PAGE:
There are great advantages to being off-grid. For example, two weeks ago, an ice storm a bit northwest of us left more than ten thousand homes without power for several days. Thankfully, we avoid the frenzy of stocking up on batteries and water before a big storm, and the inconvenience of power interruptions afterward. Outside of a few rare equipment failures, we’ve never had a power outage in the past 20 years that wasn’t our own fault — usually caused by not paying attention to power use or proper battery charging. Weather failures, on the other hand, are starting to become noticeable. This past December has been incredibly cloudy, and the wind abnormally non-existent when we count on it to deliver. Fortunately, the diesel generator has always provided reliable backup power.
Yesterday evening we had a brief, wet, snowfall amounting to about a quarter of an inch. Later at night, the soft whir of the wind generator suggested that the cold front promised by the weather forecaster was moving in. This was confirmed in the wee hours of the morning by the sudden, cold breeze zipping through the slightly open bedroom window, waking me with a frosty slap in the face.
As I sipped my coffee this morning, the low winter sun just coming up through the trees, I knew what had had to be done without looking. Perhaps I’d wait another hour and let the sun do some of the work for me. Checking my web-based energy and weather monitoring systems on the tablet, I saw that the temperature had fallen from a balmy 40 degrees F yesterday, to a more normal 15 this morning. Unfortunately, the batteries that store the energy for our off-grid power system were at a voltage that showed a little too much neglect. It’s been an incredibly cloudy and wind-free December! One last sip of warm wake-me-up and out I went.
Renewable Energy Systems in Snow
I aimed the push broom with the long extension handle at the top of the solar-electric panels mounted on the garden shed roof and started chipping, scraping, and sweeping. If I had come out late last night before the cold front moved in, this would have been a fast, easy, slushy, sweep. Somehow though, this was not an option for last night. The panels would not come clean right away, so I shifted my attention to other cold morning chores: opening up the chicken coop and collecting eggs before they froze, then up to wind tower to shake the layer of ice off the guy cables. Not nearly as bad as the storm two years ago when the turbine blades were iced up for a week before the sun finally came out hard enough to melt it. Icy blades do not spin in any amount of wind. A few times I’ve forgotten to switch the generator from biodiesel operation back to fossil diesel during cold weather, and that means some quality time with a torch to turn the biofuel trapped in the filters and lines from Jell-O back into liquid.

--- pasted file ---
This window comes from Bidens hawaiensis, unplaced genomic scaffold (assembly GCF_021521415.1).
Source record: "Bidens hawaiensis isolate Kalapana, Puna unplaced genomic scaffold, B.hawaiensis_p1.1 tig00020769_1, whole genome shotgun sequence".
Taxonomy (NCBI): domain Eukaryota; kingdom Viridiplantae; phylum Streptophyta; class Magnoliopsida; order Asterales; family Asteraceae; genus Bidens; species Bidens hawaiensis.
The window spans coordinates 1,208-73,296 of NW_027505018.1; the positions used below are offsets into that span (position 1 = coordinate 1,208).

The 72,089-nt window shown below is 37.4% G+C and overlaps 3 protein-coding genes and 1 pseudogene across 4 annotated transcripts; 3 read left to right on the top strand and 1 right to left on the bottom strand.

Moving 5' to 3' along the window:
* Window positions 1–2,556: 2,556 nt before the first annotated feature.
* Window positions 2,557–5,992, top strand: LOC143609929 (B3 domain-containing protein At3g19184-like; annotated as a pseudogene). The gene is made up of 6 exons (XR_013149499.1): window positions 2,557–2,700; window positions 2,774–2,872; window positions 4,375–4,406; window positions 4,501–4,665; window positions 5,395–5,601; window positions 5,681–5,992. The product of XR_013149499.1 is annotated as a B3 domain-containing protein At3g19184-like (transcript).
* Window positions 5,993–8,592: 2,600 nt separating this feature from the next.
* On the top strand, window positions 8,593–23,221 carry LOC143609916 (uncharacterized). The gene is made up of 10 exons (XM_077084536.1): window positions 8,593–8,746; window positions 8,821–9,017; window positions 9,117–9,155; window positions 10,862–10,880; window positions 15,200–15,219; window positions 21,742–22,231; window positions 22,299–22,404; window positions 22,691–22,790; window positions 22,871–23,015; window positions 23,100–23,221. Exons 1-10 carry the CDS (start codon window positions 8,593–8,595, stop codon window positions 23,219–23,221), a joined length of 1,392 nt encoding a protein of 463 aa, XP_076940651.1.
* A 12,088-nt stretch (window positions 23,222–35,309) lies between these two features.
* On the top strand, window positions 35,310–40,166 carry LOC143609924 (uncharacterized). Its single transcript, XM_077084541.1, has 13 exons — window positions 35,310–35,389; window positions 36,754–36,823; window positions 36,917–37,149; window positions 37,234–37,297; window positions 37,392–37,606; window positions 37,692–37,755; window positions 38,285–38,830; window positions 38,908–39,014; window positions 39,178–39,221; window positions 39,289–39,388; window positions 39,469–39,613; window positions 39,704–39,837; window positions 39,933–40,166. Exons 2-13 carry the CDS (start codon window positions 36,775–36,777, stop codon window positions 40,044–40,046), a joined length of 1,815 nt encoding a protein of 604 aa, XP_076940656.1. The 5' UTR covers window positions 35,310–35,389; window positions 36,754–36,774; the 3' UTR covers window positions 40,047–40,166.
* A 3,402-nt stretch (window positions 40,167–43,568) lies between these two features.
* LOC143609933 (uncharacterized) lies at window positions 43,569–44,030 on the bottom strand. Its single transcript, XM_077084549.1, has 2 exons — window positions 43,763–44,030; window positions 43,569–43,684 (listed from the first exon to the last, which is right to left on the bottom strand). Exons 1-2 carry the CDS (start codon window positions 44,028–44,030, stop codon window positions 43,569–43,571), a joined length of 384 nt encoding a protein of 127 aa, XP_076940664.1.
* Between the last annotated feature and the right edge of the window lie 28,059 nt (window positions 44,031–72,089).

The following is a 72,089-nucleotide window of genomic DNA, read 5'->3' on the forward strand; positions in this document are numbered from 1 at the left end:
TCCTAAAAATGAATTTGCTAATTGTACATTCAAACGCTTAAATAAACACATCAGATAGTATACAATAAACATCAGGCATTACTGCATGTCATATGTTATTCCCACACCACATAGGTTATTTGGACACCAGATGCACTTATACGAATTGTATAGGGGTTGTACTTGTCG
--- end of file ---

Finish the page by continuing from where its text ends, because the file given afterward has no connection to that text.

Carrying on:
These chores are less chore-like when I don’t have some professional deadline or a meeting to prepare for. In fact, without deadlines I start to feel more human, and actually look forward to meeting the needs of the day that are simultaneously mundane and meaningful. I took a break to take a few pictures of the sun sparkling through the icy tree branches. Then back to the PV panels, now in direct sunlight, and the remaining ice slid off easily with just a little more coaxing from the broom. One last chore awaited.
Our diesel generator has performed flawlessly for over 8,000 hours with little more than oil and filter changes. Until recently. And of course, major failures occur when you can least deal with them. We use more power in the winter months, but as it happens, that is when nature provides less of it. You’d think we could take the hint and just go to bed early, sleep late, think more, and do less. During a cloudy and frigid week in early December, we started up the generator and ran it for an hour before realizing that the batteries were not charging. I’ve been taking things apart since I was about 7 years old and putting them back together since I was about 12. For better or worse, I’ve been “blessed” with the ability to fix things, which means I’m compelled to repair rather than replace, and visits by qualified repair technicians are reserved only for “special” occasions, like when I run out of effective equipment repair cusses.
The culprit was a $700 voltage regulator (plus overnight shipping and tax). No repairs possible on this “potted’ electronic device, and no deals or sympathy to be found. There were two available in the eastern United States. My son holding the flashlight over me in the frigid generator shed, the power in the house had just cut out due to low battery voltage. One last wire to connect, a quick prayer of hope to the generator god, we fire it up, wait, then look up to see the lights in the house come on. High fives all around!
Oh, the last chore? A piece of the generator’s exhaust pipe has broken off. Again, after 8,000 hours, I can’t complain, unless I have a meeting to get to. I’m just happy the sun is finally out!
Paul Scheckel is the author of The Homeowner’s Energy Handbook, your guide to getting off the grid. He and his family have lived off grid in Vermont for over 20 years. Visit Paul on the web at www.NRGRev.com.